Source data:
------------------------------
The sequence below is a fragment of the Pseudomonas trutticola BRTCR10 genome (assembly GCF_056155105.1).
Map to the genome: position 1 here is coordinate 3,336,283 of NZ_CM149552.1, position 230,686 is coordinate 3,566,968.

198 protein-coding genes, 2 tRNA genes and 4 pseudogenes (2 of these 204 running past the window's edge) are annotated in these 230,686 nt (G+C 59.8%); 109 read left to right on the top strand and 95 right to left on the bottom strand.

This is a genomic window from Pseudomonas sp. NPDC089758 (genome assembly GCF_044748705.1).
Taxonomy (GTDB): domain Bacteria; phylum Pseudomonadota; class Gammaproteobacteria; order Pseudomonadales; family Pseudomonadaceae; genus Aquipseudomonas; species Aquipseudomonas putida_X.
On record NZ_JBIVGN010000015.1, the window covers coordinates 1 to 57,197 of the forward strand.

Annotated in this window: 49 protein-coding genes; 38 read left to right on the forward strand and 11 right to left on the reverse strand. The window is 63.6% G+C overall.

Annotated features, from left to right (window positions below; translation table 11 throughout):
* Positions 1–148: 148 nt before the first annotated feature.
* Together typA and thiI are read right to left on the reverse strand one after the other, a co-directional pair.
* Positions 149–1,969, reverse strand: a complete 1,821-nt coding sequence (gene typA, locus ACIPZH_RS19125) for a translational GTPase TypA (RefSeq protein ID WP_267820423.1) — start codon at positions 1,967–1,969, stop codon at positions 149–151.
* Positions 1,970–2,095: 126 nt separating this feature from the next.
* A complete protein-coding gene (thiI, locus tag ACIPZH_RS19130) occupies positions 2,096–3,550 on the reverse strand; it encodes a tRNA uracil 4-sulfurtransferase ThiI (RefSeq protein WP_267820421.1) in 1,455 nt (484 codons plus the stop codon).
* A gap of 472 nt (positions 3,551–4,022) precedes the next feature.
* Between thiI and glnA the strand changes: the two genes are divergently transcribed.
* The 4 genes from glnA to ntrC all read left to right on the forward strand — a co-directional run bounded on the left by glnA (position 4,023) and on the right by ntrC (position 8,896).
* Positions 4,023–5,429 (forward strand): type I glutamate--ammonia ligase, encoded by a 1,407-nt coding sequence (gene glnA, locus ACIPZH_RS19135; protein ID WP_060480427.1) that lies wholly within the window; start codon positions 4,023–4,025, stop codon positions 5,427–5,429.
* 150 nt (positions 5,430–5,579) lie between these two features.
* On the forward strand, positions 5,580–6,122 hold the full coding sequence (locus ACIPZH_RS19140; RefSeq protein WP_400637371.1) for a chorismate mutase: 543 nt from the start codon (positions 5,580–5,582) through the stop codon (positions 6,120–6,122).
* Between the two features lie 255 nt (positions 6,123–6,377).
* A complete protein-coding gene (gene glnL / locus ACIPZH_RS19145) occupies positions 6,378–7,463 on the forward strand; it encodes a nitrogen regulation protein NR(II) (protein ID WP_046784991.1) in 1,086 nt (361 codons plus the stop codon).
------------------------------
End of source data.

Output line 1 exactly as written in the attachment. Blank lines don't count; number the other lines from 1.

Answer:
The sequence below is a fragment of the Pseudomonas trutticola BRTCR10 genome (assembly GCF_056155105.1).